Copper Faces at Least Two More Years of Pain, Rio EstimatesBy
Metal fell below $4,500 a ton for first time since 1999
Producer says is more optimistic on longer term demand
The copper market is facing two or three years more of pain, though the good news for the metal, which hit a six-year low this week, is that it will recover faster than other commodities, according to Rio Tinto Group.
Copper has tumbled 26 percent this year as China’s faltering expansion curbs demand and with the dollar trading near its highest level since at least 2005, making commodities more expensive for buyers in other currencies.
Rio, the world’s-second biggest miner, is becoming confident the market could move back into deficit by the end of 2017 or in 2018, Jean-Sebastien Jacques, chief executive officer for copper and coal, said Thursday in an interview in Sydney at the Bloomberg Address.
“The one commodity we expect to recover faster than others is likely to be copper,” Jacques said. “In the next two or three years we can see the light at the end of the tunnel as far as copper is concerned.”
China’s slowest pace of economic growth in a quarter of a century is weighing on metals to energy prices and eroding profits for producers. The Bloomberg Commodity Index of returns on 22 raw material this month touched a 16-year low and is heading for the fifth straight annual loss, the longest slide on records dating to 1991.
Coal faces a longer path to a price revival, according to Jacques. “For coal it’s a different horizon,” he said in the interview. “It will take much more time for coal to recover.”
Goldman Sachs Group Inc. says the bear cycle in copper has years to run, predicting rising global surpluses through 2019 and seeing prices at $4,500 a metric ton by the end of 2016, with the risk skewed to the downside. The metal touched a six-year low of $4,490 a ton on Monday.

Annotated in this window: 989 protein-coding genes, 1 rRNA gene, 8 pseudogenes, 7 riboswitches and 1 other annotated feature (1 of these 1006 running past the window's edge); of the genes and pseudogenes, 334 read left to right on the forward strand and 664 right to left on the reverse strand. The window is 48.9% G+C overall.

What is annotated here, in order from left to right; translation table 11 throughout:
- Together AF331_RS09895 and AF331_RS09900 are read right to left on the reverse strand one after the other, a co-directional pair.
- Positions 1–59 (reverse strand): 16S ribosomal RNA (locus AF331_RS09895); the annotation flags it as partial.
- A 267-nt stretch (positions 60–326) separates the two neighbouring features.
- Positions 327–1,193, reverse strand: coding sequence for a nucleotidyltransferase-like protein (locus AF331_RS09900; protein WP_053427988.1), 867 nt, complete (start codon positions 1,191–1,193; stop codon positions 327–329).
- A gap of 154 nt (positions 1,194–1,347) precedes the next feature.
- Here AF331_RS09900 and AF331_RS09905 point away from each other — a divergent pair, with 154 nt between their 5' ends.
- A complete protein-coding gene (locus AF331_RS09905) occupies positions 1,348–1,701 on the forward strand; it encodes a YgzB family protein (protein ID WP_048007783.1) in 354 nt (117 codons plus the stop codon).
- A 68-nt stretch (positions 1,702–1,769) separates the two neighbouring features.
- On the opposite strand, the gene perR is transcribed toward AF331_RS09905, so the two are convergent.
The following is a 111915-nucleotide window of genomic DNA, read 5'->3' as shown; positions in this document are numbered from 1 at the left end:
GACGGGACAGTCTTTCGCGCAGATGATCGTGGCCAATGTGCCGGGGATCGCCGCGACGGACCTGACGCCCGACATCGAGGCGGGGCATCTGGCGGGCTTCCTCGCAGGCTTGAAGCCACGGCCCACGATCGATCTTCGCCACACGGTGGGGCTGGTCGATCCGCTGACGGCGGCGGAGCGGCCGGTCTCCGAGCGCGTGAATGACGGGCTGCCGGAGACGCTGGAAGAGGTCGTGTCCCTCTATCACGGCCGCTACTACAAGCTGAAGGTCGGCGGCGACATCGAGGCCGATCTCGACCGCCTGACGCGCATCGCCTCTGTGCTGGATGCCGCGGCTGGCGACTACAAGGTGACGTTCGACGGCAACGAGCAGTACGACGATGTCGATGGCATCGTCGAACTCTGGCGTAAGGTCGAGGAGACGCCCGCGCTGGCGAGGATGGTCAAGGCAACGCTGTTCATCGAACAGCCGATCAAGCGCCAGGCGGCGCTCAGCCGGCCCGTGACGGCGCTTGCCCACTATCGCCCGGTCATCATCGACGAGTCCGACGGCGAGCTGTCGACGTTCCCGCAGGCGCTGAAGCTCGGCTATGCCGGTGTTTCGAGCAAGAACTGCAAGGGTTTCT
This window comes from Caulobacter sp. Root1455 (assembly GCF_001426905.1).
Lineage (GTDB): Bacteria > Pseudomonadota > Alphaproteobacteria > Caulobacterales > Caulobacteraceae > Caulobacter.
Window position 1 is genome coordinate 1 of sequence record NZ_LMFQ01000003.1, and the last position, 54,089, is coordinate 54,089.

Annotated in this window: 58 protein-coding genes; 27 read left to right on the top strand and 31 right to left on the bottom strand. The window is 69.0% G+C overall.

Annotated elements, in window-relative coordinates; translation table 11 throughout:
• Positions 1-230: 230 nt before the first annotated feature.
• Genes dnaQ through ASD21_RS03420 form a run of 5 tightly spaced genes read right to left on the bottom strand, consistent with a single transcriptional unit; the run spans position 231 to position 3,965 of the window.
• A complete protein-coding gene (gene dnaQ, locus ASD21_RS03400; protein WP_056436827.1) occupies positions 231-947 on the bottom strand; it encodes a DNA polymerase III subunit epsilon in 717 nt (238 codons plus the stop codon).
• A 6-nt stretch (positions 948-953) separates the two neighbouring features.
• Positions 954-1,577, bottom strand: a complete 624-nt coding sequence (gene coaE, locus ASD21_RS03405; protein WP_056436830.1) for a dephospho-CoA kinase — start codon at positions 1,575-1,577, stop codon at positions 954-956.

With demand weak and cuts to output so far having failed to deliver a significant boost, it’s likely copper will remain mired for longer than Jacques predicts, according to Fat Prophets analyst David Lennox. “The prices will probably lament for some time,” he said by phone. “Probably longer than two years.”
Copper for delivery in three months rose 2.7 percent to $4,670 a ton on the London Metal Exchange at 5:14 p.m. in Sydney. Rio’s Sydney-traded shares declined 1.4 percent to close at A$46.49. The outlook next year for copper is “grim-to-bleak,” and the metal may need to fall as low as $3,800 to spur the cuts to supply that would help to balance markets, Ed Meir, an analyst at INTL FCStone Inc.
For coal prices, a recovery isn’t certain at all and particularly for thermal coal, Fat Prophets Lennox said. The price for Newcastle coal, a benchmark in Asia, has fallen 14 percent this year.
While China will have a rate of growth that’s slower than in the past, Rio still expects gross domestic product to rise 7 percent in 2015, Jacques said. President Xi Jinping said Nov. 3 that average annual growth should be no less than 6.5 percent in the next five years.
“We expect subdued prices to remain in the short term but we are optimistic about long term demand,” Jacques said in his Bloomberg Address speech. “There is over capacity in many commodities due to investments over the last five or more years.”
BlackRock Inc., the world’s largest money manager, is seeing a slowdown in demand as the global economy slows, particularly commodity intensive economies like China, Russ Koesterich, global chief investment strategist, said Wednesday in a Bloomberg TV interview. Industrial metals and energy commodities are “significantly oversupplied” and it’ll take time to bring supply and demand back in to balance, he said.
Rio, the sixth-largest copper producer, holds stakes in or operates mines in Utah to Mongolia and last month forecast full-year mined copper production of about 510,000 metric tons in 2015. Codelco, the world’s top copper producer, is targeting annual output of 1.6 million to 1.7 million tons.
The producer would be open to acquiring new assets, though only if it’s able to secure tier-one ranked operations, Jacques told Bloomberg Television’s “Asia Edge” in an interview.
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